Tuesday, February 28th
Go, and Sin Some More
By: Adrienne Trevathan
This year, for the first time, I experienced an Ash Wednesday service in which the word “sin” (or any of its derivatives) was not used. Since I wasn’t expecting this, it was weighing heavily on my mind. As soon as I got home – not surprisingly – I found that totally-awesome Lutheran pastor Nadia Bolz-Weber had already written something about the role of sin for Ash Wednesday and Lent. (Nadia’s post about sin and Ash Wednesday can be found here: http://www.patheos.com/blogs/nadiabolzweber/2012/02/why-i-love-ash-wednesday-and-lent-part-1-sin/). Reading Nadia’s post was helpful, but I still had/have some wrestling to do with this whole “sin” problem.
So…sin. Here are some thoughts about why I want to hear the word sin used in church:
1. Education – Like any other part of our theology, we can use it as a teaching opportunity. To couch it in terms of “separateness” is to give too much control to other denominations or traditions we’re trying to define ourselves against. This might just be my struggle, but I am sick and tired of feeling the need to apologize for using certain terms in the church just because That Church, The One With Whom I Disagree also uses it. That’s not a reason to drop something from liturgy, and says a lot more about us than it does God.
2. Identity – Language has the power to shape our understanding; it shapes the way we think and experience life. It shapes our identity. Words matter because language is so formative. In most Protestant traditions, we believe that The Holy Spirit is present with us throughout the worship service (we hope so; we at least invoke The Spirit, although what The Spirit does is The Spirit’s business) but the words that we use have the power to change us. One of my mentors always used to remind us that “prayer doesn’t change God – it changes us.” Similarly, our liturgies – small pieces that they may be – have the power to change us. The words are a gift because they help us remember who we are in that space. They become a part of us.
3. Interpretation – We often talk about the task of interpretation in the church. We were trained to think theologically – not for ourselves, but with the people entrusted to our care. What does it say to our churches if we (us folks in ministry, lay or ordained) are not willing to model this responsibility to interpret sin? While I don’t always enjoying experiencing discomfort, if it’s a discomfort that will reveal something about myself and eventually bring me closer to God, then it’s worth it. If something I do or say as a leader brings discomfort or causes people to express emotion that is necessary in their growth in faith, then I hope I have the courage to speak when I need to speak and do what I need to do. I don’t want to hurt anyone (“Do no harm”), but it does more harm to sugarcoat our realities.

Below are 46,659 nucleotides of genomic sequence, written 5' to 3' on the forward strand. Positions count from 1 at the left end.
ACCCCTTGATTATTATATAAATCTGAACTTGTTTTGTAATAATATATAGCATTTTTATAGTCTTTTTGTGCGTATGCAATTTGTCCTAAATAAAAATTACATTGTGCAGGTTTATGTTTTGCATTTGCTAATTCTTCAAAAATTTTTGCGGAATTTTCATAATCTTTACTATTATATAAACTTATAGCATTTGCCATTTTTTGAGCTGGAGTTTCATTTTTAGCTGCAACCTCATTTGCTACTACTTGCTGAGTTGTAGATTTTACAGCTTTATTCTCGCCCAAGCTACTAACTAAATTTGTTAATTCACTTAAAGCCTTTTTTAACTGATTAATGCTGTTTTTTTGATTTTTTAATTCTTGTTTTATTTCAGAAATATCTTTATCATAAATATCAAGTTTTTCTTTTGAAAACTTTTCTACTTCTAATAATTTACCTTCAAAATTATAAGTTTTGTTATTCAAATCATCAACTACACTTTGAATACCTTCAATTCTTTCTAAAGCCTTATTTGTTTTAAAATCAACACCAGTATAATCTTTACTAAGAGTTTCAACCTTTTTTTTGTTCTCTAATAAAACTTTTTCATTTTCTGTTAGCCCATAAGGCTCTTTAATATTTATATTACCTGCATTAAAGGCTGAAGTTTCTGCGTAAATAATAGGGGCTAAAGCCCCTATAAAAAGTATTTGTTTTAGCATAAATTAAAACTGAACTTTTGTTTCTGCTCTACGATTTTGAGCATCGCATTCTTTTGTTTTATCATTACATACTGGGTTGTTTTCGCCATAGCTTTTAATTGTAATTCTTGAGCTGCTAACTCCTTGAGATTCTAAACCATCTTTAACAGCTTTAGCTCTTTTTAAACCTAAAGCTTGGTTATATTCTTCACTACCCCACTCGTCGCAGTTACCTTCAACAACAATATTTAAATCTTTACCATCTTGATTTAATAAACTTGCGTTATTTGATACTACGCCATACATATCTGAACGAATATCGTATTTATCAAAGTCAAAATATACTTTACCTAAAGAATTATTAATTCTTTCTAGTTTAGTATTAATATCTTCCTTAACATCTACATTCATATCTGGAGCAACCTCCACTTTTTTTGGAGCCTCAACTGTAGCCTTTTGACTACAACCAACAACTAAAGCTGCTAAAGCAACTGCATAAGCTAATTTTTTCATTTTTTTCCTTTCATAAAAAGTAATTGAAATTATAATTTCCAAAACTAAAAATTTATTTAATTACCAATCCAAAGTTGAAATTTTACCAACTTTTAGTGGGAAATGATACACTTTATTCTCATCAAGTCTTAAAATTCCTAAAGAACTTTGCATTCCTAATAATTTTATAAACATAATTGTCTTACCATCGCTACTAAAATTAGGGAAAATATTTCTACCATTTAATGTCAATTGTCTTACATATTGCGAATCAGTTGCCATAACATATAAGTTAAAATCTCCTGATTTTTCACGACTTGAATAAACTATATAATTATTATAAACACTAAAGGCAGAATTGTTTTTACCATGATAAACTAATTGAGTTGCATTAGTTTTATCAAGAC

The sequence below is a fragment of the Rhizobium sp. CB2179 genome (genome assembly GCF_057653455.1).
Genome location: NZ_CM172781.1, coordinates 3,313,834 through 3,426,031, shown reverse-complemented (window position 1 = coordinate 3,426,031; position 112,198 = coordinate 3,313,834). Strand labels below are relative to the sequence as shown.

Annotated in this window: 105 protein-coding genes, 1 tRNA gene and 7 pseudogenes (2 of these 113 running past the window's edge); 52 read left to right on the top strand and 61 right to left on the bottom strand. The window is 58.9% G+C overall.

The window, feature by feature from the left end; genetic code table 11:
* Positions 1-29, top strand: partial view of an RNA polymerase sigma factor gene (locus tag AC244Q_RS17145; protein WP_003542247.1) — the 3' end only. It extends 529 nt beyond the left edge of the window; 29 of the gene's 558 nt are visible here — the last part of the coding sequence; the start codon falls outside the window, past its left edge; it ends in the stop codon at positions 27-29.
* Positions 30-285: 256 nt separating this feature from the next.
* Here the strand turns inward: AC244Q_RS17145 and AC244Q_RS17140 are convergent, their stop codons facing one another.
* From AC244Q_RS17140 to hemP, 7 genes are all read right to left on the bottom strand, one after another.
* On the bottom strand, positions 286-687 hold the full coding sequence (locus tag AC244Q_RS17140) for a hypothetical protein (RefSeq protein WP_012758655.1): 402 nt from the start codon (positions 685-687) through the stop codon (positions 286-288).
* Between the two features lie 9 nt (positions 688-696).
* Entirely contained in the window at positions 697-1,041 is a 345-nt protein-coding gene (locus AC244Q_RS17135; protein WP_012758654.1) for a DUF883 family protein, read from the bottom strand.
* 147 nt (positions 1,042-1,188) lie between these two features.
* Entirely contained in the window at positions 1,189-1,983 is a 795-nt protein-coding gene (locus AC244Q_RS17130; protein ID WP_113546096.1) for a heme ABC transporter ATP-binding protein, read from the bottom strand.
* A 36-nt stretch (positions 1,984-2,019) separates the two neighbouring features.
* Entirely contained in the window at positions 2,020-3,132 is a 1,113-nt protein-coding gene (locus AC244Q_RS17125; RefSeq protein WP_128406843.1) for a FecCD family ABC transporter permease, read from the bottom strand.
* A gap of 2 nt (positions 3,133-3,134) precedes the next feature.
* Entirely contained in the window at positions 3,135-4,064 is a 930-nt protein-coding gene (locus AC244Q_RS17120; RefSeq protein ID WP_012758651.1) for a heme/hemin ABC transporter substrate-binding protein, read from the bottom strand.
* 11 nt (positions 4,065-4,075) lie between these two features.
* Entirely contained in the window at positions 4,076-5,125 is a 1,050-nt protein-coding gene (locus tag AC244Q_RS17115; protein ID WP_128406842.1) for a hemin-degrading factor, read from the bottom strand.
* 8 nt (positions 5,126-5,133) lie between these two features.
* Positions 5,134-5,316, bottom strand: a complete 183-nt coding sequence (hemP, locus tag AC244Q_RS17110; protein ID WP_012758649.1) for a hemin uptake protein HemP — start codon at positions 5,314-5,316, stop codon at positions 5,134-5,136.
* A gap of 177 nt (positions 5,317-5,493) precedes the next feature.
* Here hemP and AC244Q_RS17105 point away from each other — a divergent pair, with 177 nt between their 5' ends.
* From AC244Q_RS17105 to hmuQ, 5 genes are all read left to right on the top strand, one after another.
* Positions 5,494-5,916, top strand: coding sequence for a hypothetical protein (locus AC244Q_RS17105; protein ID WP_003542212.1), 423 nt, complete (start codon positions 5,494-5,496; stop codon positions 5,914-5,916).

4. Tradition – It’s a part of our denominational traditions and doctrine. More importantly, it’s a part of the creeds that we inherit as the church (The Nicene and Apostle’s, among others, with the exception of non-creedal churches). Those who have been baptized into a particular church have made a commitment of their time and energy for what the church believes and works for in the world. Should they not at least be able to understand why their denomination chooses to use some words and not others? The Nicene Creed was the result of numerous battles over small words. Should we not at least give 1/8 of the attention to such a difficult and meaningful word as “sin”?
5. Responsibility – Discipleship isn’t a buffet; when we’re called to the table, we accept what’s there – and in the case of Lent, we have to start with the thing that brought us there – sin. We are called to prepare our hearts because there may be something going on in us, as individuals and a community, that makes preparation for what Jesus is about to do difficult. That “thing” is called sin.
6. Experience – In pastoral care and counseling, there is a theory that the power of naming something is often a starting place for transformation. In the process of the concept receiving a name, the individual is able to encounter the emotion that arises from the experience and move forward into conversation.
In the creation stories, God told Adam to name the various creatures, and in doing so, Adam exercised power (dominion) over them.
We still have that power today, in many ways, whether we are able to realize it. Christian history, being what it is, has no shortage of reasons why we feel sick when we think seriously about the ways the church has oppressed countless people in the name of God. We can use that power to continue in the harmful heritage of abuse, or we can attempt to use it well in community. To not use the word “sin” appropriately in the context of a liturgy that calls for preparation and an examination of hearts does more harm than good.